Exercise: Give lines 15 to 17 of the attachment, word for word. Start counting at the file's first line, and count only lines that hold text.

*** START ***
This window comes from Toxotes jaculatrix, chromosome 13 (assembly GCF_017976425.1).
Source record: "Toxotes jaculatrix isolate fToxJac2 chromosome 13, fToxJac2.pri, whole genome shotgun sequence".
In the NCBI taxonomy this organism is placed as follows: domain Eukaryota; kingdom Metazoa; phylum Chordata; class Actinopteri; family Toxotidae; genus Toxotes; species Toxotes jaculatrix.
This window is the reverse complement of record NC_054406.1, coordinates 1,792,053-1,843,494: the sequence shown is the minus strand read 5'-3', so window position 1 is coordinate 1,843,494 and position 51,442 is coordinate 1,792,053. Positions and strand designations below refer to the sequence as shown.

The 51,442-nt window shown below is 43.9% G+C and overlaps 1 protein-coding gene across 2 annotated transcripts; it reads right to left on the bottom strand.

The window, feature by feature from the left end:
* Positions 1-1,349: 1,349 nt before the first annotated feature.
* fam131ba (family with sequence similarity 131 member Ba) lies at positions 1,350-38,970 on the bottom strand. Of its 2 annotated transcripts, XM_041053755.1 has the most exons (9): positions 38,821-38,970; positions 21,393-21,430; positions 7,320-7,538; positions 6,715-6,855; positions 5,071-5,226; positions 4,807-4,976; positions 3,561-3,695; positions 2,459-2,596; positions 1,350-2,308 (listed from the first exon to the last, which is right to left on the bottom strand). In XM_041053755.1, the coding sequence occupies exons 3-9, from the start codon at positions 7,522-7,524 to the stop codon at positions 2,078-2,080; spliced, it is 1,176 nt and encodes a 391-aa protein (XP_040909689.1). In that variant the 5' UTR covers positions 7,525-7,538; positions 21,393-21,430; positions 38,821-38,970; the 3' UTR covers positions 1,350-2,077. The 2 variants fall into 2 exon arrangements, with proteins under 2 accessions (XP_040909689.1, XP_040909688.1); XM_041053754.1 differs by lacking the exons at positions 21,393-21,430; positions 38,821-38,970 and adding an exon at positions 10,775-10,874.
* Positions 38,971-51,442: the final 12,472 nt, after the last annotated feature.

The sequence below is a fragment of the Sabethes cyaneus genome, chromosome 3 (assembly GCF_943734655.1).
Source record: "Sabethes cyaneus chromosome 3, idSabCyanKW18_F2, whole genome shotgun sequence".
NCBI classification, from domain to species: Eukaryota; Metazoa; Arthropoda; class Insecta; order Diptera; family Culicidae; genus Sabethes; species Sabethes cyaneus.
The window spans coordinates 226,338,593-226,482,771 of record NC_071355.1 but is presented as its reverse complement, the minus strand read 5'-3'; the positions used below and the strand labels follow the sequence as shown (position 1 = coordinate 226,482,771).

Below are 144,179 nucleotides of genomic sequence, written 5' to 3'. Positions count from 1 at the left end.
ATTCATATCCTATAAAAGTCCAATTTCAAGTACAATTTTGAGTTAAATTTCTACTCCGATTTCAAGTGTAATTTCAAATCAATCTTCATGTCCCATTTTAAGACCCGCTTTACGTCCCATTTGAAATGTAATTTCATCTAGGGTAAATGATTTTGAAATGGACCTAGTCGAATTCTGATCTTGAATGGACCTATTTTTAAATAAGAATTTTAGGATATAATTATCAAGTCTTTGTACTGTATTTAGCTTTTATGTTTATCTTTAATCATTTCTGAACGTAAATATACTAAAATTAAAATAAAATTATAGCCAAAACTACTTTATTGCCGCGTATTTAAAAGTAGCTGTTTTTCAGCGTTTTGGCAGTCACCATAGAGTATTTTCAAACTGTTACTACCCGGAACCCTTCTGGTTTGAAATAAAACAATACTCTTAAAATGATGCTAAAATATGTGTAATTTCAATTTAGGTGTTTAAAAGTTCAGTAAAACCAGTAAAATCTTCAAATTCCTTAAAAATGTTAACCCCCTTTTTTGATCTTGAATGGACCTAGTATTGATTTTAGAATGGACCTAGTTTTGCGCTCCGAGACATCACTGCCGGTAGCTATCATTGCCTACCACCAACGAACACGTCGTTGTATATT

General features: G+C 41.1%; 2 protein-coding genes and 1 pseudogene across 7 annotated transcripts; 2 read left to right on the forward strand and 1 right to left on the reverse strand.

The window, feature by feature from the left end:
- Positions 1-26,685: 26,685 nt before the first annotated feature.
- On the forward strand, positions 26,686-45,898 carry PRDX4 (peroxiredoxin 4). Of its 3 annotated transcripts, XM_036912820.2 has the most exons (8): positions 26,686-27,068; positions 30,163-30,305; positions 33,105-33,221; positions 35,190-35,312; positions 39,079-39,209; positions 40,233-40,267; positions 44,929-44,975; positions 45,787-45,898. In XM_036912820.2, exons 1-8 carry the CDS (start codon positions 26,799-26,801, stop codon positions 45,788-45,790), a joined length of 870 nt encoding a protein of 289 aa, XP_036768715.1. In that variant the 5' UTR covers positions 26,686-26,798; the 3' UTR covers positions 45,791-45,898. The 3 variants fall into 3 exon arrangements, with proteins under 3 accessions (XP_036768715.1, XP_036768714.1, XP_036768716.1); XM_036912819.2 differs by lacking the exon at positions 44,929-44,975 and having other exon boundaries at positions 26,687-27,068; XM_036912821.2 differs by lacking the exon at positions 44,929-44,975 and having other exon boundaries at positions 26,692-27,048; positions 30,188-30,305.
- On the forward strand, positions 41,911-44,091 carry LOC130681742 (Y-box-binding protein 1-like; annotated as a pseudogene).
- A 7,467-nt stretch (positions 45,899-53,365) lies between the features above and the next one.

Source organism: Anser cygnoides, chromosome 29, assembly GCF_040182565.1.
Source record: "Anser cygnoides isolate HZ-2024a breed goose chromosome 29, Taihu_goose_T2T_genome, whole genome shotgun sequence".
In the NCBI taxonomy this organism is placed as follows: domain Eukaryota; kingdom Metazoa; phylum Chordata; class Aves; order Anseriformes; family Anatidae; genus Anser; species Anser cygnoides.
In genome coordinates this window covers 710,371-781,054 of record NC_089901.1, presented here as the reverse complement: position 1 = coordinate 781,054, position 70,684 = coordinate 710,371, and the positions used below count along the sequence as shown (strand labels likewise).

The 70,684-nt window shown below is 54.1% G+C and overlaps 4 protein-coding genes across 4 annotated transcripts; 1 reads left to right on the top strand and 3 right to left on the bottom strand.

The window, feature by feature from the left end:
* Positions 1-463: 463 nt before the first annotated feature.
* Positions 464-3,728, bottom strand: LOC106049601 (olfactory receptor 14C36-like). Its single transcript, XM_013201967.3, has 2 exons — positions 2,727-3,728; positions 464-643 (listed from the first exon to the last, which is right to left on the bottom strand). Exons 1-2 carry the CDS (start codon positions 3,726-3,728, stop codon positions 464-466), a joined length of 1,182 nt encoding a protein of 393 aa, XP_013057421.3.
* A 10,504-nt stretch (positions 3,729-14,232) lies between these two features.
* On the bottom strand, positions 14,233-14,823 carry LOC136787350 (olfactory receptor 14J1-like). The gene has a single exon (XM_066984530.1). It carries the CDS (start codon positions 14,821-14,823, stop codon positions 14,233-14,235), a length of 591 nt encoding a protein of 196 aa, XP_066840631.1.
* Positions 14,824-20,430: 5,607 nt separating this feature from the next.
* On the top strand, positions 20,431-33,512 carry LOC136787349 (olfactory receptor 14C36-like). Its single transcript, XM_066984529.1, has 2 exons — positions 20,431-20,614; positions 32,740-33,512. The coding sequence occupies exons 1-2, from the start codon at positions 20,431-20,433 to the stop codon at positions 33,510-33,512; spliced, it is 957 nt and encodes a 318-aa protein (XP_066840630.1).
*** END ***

ATTCATATCCTATAAAAGTCCAATTTCAAGTACAATTTTGAGTTAAATTTCTACTCCGATTTCAAGTGTAATTTCAAATCAATCTTCATGTCCCATTTTAAGACCCGCTTTACGTCCCATTTGAAATGTAATTTCATCTAGGGTAAATGATTTTGAAATGGACCTAGTCGAATTCTGATCTTGAATGGACCTATTTTTAAATAAGAATTTTAGGATATAATTATCAAGTCTTTGTACTGTATTTAGCTTTTATGTTTATCTTTAATCATTTCTGAACGTAAATATACTAAAATTAAAATAAAATTATAGCCAAAACTACTTTATTGCCGCGTATTTAAAAGTAGCTGTTTTTCAGCGTTTTGGCAGTCACCATAGAGTATTTTCAAACTGTTACTACCCGGAACCCTTCTGGTTTGAAATAAAACAATACTCTTAAAATGATGCTAAAATATGTGTAATTTCAATTTAGGTGTTTAAAAGTTCAGTAAAACCAGTAAAATCTTCAAATTCCTTAAAAATGTTAACCCCCTTTTTTGATCTTGAATGGACCTAGTATTGATTTTAGAATGGACCTAGTTTTGCGCTCCGAGACATCACTGCCGGTAGCTATCATTGCCTACCACCAACGAACACGTCGTTGTATATT

General features: G+C 41.1%; 2 protein-coding genes and 1 pseudogene across 7 annotated transcripts; 2 read left to right on the forward strand and 1 right to left on the reverse strand.

The window, feature by feature from the left end: